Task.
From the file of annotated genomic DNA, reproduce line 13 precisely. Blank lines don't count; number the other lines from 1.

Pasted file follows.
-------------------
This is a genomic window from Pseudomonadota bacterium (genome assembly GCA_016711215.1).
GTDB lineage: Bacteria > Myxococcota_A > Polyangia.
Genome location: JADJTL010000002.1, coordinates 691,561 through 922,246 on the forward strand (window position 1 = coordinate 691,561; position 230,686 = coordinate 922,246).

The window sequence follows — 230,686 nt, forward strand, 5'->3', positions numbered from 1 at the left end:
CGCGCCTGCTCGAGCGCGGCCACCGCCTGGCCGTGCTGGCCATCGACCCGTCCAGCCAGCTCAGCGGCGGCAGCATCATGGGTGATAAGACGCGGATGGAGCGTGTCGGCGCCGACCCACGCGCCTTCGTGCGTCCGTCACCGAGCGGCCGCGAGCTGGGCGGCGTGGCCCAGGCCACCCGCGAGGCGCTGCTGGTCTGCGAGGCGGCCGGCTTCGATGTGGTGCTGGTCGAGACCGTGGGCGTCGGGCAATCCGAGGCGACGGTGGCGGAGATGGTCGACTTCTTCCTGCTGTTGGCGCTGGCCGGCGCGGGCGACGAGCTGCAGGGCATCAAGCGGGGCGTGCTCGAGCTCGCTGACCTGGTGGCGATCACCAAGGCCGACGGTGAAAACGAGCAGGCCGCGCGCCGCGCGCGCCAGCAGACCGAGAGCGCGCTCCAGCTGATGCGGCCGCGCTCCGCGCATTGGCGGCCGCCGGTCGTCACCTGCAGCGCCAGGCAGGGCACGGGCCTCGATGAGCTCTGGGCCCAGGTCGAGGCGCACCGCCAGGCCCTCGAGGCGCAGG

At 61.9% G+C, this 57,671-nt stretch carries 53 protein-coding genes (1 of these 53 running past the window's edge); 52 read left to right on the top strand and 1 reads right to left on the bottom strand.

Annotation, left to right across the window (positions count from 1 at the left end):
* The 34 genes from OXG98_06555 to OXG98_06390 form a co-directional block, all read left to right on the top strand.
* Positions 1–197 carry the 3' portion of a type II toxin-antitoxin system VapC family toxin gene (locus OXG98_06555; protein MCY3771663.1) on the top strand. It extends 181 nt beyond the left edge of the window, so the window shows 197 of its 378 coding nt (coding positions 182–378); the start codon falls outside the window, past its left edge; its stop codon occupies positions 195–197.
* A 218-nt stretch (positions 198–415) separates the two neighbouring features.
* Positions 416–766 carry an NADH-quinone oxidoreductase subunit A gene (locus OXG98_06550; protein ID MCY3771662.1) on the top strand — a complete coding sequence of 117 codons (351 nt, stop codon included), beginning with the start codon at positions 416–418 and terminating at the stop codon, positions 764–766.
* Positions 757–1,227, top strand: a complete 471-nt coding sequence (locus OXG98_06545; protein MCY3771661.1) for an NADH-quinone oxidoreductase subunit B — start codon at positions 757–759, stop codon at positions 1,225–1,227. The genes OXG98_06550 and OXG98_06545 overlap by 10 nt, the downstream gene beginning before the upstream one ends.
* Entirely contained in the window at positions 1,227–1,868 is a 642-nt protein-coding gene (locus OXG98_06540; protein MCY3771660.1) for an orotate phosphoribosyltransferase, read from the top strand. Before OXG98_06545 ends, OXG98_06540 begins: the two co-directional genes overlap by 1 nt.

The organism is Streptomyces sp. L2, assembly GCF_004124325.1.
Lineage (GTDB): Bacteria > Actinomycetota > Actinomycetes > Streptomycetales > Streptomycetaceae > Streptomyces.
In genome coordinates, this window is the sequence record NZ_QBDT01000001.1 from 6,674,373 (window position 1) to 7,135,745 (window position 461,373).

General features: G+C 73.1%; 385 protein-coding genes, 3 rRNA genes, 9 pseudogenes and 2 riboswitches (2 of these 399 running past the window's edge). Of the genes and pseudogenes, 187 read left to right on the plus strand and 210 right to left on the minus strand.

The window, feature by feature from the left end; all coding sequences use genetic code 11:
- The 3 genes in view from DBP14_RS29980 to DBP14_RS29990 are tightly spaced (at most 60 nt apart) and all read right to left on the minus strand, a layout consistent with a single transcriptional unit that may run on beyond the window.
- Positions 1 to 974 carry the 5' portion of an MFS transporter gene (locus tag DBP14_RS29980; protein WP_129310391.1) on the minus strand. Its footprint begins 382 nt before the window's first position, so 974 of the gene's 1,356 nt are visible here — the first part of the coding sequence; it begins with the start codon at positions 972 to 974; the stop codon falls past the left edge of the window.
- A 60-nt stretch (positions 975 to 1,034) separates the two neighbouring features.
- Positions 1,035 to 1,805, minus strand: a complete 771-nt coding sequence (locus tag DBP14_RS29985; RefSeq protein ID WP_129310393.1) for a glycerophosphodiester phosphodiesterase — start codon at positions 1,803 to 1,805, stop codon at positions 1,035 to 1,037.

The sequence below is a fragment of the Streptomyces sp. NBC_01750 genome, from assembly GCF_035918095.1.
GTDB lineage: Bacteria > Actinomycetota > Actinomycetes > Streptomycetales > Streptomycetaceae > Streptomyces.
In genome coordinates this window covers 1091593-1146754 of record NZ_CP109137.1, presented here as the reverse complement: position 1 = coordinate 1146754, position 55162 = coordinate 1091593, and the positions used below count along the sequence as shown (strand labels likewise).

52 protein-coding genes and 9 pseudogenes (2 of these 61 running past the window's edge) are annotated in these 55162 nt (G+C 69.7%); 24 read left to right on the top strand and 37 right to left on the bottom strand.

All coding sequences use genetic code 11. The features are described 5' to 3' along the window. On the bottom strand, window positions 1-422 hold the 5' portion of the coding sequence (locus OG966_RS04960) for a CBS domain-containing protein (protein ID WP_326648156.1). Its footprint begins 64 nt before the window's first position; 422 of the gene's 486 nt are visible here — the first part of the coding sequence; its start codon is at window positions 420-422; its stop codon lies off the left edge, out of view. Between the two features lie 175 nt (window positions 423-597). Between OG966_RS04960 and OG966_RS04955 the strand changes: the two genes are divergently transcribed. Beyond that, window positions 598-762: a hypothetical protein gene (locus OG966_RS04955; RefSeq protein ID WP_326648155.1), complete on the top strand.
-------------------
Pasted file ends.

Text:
* Entirely contained in the window at positions 1,227–1,868 is a 642-nt protein-coding gene (locus OXG98_06540; protein MCY3771660.1) for an orotate phosphoribosyltransferase, read from the top strand. Before OXG98_06545 ends, OXG98_06540 begins: the two co-directional genes overlap by 1 nt.